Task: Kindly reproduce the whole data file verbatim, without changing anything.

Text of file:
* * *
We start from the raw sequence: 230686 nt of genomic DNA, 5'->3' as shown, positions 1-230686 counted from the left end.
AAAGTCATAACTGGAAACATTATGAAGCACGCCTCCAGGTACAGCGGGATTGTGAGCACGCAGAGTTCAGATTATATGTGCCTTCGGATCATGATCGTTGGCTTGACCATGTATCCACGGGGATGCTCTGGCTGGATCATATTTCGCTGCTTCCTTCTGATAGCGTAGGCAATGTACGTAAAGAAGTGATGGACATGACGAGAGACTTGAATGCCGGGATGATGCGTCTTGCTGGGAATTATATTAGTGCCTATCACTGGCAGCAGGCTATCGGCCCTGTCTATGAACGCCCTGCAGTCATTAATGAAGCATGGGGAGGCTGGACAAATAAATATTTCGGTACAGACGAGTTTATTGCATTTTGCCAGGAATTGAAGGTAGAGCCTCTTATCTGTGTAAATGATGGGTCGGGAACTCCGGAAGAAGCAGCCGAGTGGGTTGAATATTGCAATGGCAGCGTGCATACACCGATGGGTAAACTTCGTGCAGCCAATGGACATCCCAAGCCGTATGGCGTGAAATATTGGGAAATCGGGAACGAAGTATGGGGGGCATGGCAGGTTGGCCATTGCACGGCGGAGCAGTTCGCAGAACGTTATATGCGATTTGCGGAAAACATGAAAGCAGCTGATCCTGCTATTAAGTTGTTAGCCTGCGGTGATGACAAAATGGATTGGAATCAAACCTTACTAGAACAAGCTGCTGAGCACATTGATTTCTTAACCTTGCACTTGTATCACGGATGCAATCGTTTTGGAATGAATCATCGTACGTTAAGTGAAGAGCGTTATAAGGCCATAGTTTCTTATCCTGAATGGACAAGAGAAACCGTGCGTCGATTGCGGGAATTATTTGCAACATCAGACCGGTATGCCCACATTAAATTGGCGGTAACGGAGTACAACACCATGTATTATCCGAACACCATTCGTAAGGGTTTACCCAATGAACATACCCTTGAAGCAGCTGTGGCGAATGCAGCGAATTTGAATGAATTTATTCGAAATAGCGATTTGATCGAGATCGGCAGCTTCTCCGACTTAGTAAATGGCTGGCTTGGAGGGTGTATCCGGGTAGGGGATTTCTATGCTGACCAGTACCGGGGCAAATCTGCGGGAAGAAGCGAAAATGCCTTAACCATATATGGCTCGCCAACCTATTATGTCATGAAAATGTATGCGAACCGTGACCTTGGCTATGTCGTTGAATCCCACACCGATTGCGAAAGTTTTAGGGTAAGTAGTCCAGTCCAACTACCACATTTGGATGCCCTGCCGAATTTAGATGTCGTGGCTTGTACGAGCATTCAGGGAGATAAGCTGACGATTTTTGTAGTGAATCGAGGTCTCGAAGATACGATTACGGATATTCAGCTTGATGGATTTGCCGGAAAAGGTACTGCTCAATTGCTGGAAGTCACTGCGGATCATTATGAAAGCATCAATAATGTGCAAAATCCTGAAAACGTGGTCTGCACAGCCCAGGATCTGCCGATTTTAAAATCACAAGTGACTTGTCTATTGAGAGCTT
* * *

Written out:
We start from the raw sequence: 230686 nt of genomic DNA, 5'->3' as shown, positions 1-230686 counted from the left end.
AAAGTCATAACTGGAAACATTATGAAGCACGCCTCCAGGTACAGCGGGATTGTGAGCACGCAGAGTTCAGATTATATGTGCCTTCGGATCATGATCGTTGGCTTGACCATGTATCCACGGGGATGCTCTGGCTGGATCATATTTCGCTGCTTCCTTCTGATAGCGTAGGCAATGTACGTAAAGAAGTGATGGACATGACGAGAGACTTGAATGCCGGGATGATGCGTCTTGCTGGGAATTATATTAGTGCCTATCACTGGCAGCAGGCTATCGGCCCTGTCTATGAACGCCCTGCAGTCATTAATGAAGCATGGGGAGGCTGGACAAATAAATATTTCGGTACAGACGAGTTTATTGCATTTTGCCAGGAATTGAAGGTAGAGCCTCTTATCTGTGTAAATGATGGGTCGGGAACTCCGGAAGAAGCAGCCGAGTGGGTTGAATATTGCAATGGCAGCGTGCATACACCGATGGGTAAACTTCGTGCAGCCAATGGACATCCCAAGCCGTATGGCGTGAAATATTGGGAAATCGGGAACGAAGTATGGGGGGCATGGCAGGTTGGCCATTGCACGGCGGAGCAGTTCGCAGAACGTTATATGCGATTTGCGGAAAACATGAAAGCAGCTGATCCTGCTATTAAGTTGTTAGCCTGCGGTGATGACAAAATGGATTGGAATCAAACCTTACTAGAACAAGCTGCTGAGCACATTGATTTCTTAACCTTGCACTTGTATCACGGATGCAATCGTTTTGGAATGAATCATCGTACGTTAAGTGAAGAGCGTTATAAGGCCATAGTTTCTTATCCTGAATGGACAAGAGAAACCGTGCGTCGATTGCGGGAATTATTTGCAACATCAGACCGGTATGCCCACATTAAATTGGCGGTAACGGAGTACAACACCATGTATTATCCGAACACCATTCGTAAGGGTTTACCCAATGAACATACCCTTGAAGCAGCTGTGGCGAATGCAGCGAATTTGAATGAATTTATTCGAAATAGCGATTTGATCGAGATCGGCAGCTTCTCCGACTTAGTAAATGGCTGGCTTGGAGGGTGTATCCGGGTAGGGGATTTCTATGCTGACCAGTACCGGGGCAAATCTGCGGGAAGAAGCGAAAATGCCTTAACCATATATGGCTCGCCAACCTATTATGTCATGAAAATGTATGCGAACCGTGACCTTGGCTATGTCGTTGAATCCCACACCGATTGCGAAAGTTTTAGGGTAAGTAGTCCAGTCCAACTACCACATTTGGATGCCCTGCCGAATTTAGATGTCGTGGCTTGTACGAGCATTCAGGGAGATAAGCTGACGATTTTTGTAGTGAATCGAGGTCTCGAAGATACGATTACGGATATTCAGCTTGATGGATTTGCCGGAAAAGGTACTGCTCAATTGCTGGAAGTCACTGCGGATCATTATGAAAGCATCAATAATGTGCAAAATCCTGAAAACGTGGTCTGCACAGCCCAGGATCTGCCGATTTTAAAATCACAAGTGACTTGTCTATTGAGAGCTT